The Pump Box
The pump box contains two peristaltic pumps, one for adjusting the pH level and the other to adjust the nutrient level.
Wires – originating from the Probe Box connect the pumps to the Probe. The Ladybug Shield uses the 12V wall wart to power the pumps.
How the Ladybug Plant Food Adjuster works
At the core of the Ladybug Plant Food Adjuster is the reservoir containing water with the nutrients set at the right pH level. We start with a bucket. It can be any bucket. For now I’m using Rubbermaid.
One of the Rubbermaid Buckets I Use
But I have bought much nicer looking reservoir/hydro systems.
Nicer Looking Bucket Growing Basil on Kitchen Counter
My goal is to evolve into happy designs that please the grower. Right now I am at the “Frankenstein” phase. While single plant setups are “easy”, each would take its own Ladybug Plant Food Adjuster. I will start using the Adjuster to grow about 6-12 heads of lettuce.
I fill the bucket up with filtered water. The less minerals/salts the better since the amount of nutrients is a measurement of the conductivity of the salts in the water (discussed perhaps more than you wish in previous posts).
I add an air stone to increase the amount of dissolved oxygen. After all, plants need to breathe.
Next, I attach a pH and EC probe to the Probe box and place the probes into the filtered water.
It’s time to mix up the pH and nutrient concentrations that the Pump Box will add to the filtered water until the EC and pH values are at healthy levels for the plant type and stage (of life).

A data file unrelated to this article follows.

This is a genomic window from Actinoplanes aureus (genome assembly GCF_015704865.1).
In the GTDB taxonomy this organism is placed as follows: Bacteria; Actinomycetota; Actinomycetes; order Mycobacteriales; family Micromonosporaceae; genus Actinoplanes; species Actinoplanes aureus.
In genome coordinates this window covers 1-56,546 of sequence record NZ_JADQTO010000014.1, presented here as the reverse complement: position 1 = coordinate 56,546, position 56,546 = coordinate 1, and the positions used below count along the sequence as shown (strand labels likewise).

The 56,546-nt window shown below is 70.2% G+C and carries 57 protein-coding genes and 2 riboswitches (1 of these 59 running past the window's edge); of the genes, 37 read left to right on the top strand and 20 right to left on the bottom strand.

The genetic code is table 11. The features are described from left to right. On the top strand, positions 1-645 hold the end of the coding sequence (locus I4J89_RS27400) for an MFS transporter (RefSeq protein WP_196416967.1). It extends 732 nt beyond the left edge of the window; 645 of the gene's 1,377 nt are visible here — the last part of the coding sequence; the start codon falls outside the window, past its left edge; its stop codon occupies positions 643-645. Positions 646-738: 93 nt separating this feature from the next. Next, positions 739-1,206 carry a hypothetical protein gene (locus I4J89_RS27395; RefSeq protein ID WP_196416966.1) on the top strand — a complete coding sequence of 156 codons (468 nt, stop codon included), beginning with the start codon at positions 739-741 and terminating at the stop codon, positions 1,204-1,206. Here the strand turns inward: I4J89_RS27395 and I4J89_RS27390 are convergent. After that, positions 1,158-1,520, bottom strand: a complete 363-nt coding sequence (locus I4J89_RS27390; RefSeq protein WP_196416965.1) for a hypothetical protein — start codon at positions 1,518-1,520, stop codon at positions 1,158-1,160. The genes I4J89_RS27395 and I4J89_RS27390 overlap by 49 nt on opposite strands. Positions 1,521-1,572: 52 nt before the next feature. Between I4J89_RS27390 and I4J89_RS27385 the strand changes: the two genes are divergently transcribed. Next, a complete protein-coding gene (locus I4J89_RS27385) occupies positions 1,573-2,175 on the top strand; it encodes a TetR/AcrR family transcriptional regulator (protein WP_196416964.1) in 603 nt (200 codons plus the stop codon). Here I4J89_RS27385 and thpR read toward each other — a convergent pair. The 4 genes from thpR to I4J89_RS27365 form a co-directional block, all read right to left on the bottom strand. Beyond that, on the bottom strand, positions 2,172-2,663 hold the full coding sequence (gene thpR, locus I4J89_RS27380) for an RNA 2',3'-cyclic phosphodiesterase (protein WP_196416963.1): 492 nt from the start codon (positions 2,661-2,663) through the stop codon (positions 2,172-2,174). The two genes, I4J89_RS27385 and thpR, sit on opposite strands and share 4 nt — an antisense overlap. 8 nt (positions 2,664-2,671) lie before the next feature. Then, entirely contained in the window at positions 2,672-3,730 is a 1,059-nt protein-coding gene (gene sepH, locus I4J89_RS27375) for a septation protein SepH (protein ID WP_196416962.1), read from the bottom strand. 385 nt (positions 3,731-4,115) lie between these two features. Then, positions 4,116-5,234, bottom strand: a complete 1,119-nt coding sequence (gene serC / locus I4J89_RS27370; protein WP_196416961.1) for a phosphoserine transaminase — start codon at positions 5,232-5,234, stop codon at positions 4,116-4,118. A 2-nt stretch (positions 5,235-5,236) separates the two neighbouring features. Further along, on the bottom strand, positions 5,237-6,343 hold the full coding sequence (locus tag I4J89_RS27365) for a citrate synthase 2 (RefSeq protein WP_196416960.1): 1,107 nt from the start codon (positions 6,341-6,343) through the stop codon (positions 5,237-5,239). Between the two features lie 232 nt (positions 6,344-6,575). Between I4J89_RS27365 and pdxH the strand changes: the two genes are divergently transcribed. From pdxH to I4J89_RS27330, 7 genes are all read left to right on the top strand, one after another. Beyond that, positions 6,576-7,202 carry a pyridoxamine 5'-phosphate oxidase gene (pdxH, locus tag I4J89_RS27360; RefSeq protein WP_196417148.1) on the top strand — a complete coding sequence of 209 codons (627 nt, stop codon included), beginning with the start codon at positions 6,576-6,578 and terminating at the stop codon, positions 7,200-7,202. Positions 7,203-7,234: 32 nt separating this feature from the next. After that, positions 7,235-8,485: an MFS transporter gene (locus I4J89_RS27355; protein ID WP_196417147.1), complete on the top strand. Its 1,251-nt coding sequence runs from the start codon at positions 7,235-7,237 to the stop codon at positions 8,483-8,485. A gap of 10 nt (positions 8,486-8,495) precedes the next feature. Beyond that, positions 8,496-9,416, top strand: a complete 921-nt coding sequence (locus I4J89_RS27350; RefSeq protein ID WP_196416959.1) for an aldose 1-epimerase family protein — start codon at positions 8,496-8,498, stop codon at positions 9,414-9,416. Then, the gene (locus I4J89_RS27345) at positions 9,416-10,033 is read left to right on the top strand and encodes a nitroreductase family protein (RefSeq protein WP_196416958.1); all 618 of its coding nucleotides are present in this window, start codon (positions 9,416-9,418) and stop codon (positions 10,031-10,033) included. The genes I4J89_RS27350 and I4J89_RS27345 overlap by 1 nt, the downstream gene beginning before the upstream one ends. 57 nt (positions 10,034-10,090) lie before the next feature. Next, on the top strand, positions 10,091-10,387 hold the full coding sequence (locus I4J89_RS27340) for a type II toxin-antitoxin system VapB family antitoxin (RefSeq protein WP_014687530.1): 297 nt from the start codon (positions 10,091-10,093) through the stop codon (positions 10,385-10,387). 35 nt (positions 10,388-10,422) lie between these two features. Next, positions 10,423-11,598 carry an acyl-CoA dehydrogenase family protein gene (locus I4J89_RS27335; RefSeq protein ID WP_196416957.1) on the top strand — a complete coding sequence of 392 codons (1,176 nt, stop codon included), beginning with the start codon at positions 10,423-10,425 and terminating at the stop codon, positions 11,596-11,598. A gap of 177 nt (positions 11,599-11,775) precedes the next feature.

I’ll use the term “plant food” when referring to the nutrient concentration. Once the plant food is available for pumping, the Ladybug Plant Food iPhone app sets the recommended levels for the pH and EC. The (yah – I know – extremely ugly…) setup screen of the iPhone app uses a UIPickerView to let the grower tell the Ladybug Plant Food Adjuster what type and stage the plant(s).
The Settings Display of the iPhone app
The image shows “Tomato/Youth” – this tells the Adjuster what the pH and EC levels should be.
As an example, here is my tomato/youth plant I am growing. We call it/him/her? Tommy.
Tommy Doesn’t Know What Day it is
What the “right” food is to feed a plant is based not only on scientific reasoning but also what works best for you and how much you are willing to pay. I started off using liquid fertilizers like the one I linked to from Amazon (if you click on the link and buy something I get an Associates fee – what the heck, that’s why this ad prominently placed below):